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Today in business: 5 things you need to know
Facebook shares sag despite ad gains, jobless claims rise from a five-year low, and more in our roundup of the business stories that are making news and driving opinion
Facebook is finally making a profit off its mobile ads, but it's still not enough.
Facebook is finally making a profit off its mobile ads, but it's still not enough. Stephen Lam/Getty Images

1. FACEBOOK GETS MORE MONEY FROM MOBILE USERS
Facebook reported Wednesday that its ad sales had jumped by 40 percent to $1.59 billion in the last quarter of 2012, beating expectations as it got better at making money from ads on mobile devices. "Today there is no argument Facebook is a mobile company," chief executive Mark Zuckerberg said. The world's biggest social network's profits, however, fell due to big spending on engineers and new data centers. Its stock, which has shot up by 70 percent since September, dropped by three percent in early trading Thursday. [Wall Street Journal]
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2. JOBLESS CLAIMS JUMP FROM FIVE-YEAR LOW
The number of Americans filing new applications for unemployment benefits bounced higher last week. The increase — a 38,000 jump to 368,000 — largely erased improvement made earlier in January. Economists weren't too worried, though. The uptick in jobless claims, which may have been due to seasonal hiccups, followed a week where they hit their lowest point in five years, suggesting the labor market is still healing, albeit slowly. "It's still consistent with modest employment growth," said Sam Bullard, an economist at Wells Fargo Securities in Charlotte, N.C. [Reuters]
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3. DECEMBER INCOMES SURGED DUE TO FISCAL CLIFF FEARS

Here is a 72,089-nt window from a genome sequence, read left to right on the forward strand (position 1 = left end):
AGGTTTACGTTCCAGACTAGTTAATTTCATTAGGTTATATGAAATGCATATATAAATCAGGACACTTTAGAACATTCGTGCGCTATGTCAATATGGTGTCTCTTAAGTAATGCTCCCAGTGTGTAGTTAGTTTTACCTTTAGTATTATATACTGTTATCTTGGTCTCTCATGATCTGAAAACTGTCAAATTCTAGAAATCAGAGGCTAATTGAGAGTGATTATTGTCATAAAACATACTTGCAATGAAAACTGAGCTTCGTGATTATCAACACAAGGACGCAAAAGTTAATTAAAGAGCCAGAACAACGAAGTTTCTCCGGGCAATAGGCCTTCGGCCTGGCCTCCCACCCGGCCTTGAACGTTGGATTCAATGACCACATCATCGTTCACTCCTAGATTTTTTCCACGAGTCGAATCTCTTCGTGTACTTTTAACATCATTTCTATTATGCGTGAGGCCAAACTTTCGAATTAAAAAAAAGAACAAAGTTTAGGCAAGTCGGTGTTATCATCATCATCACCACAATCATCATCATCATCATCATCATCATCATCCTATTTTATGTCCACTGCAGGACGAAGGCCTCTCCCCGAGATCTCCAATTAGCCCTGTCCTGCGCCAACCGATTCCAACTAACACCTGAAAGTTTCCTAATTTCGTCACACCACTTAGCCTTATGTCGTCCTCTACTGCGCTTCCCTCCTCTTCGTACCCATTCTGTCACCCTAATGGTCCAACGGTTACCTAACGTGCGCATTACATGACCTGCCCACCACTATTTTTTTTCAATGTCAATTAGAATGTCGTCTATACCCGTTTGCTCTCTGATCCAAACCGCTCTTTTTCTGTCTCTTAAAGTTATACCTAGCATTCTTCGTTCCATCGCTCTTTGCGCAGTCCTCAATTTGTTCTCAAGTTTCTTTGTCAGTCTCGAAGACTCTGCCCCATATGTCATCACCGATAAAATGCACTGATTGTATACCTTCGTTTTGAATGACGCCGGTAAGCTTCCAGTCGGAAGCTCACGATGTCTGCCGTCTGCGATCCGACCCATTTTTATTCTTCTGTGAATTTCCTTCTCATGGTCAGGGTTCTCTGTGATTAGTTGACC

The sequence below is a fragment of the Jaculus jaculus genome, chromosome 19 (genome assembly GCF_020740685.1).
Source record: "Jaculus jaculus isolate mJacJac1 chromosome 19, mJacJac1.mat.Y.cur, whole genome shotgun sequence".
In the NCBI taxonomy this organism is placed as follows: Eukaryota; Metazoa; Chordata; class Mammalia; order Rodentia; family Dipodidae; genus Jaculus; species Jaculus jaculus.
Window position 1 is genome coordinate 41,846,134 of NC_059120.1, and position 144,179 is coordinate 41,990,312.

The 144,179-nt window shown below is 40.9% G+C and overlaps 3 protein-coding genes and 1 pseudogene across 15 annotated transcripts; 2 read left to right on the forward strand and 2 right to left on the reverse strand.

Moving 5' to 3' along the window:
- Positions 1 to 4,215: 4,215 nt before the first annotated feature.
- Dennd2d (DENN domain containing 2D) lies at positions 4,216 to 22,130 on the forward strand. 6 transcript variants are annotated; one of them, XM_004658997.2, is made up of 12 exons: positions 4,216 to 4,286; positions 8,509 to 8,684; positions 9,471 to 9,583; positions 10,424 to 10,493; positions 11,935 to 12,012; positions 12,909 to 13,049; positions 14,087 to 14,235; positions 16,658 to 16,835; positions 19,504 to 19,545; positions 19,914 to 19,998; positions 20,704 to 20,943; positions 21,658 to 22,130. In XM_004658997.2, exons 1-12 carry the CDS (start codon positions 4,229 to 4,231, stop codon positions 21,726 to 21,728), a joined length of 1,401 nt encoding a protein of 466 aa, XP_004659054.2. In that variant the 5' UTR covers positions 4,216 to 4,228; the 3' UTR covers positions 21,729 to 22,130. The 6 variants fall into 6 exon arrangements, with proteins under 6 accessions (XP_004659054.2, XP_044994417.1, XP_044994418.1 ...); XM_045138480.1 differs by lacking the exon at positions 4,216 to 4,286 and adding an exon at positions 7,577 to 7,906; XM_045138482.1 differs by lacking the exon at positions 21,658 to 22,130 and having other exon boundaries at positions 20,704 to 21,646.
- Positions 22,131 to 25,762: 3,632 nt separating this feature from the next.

Incomes surged in December, as companies paid dividends and bonuses early, before taxes increased for high-earners in 2013. Income rose by 2.6 percent over the previous month — far more than analysts expected, and the biggest gain in eight years — according to Commerce Department figures released Thursday. The flip side is that incomes are expected to grow more slowly this month because payouts that would have been made in January came early. Consumer spending could slow, too, as the expiration of the Social Security tax-break leaves workers with a bit less take-home pay. [Associated Press]
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4. U.S. TRIES TO STOP BEER TAKEOVER
The Justice Department filed a lawsuit Thursday to block Anheuser-Busch InBev's bid to buy the half of Mexican brewer Grupo Modelo that it doesn't already own, sending shares of both companies diving. Bill Baer, head of the department's antitrust division, said the $20 billion deal would eliminate the "substantial head-to-head competition" between the rivals, which would drive up beer prices for Americans. [Bloomberg]
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5. WALMART RATIONS AMMO
With a gun-control debate heating up in Washington, Walmart has seen such a rise in demand for guns and ammunition that it is limiting sales to three boxes of ammunition per customer, per day. Gun sales, already rising, soared following the December shooting at Sandy Hook Elementary School in Newtown, Conn., where 20 children and six adults were killed. The FBI says that in the last six weeks background checks have hit their highest levels in 15 years. Sales of semiautomatic rifles and high-capacity ammunition clips — which the killer used in Newtown, and President Obama has proposed banning — have been particularly brisk. [CNN]

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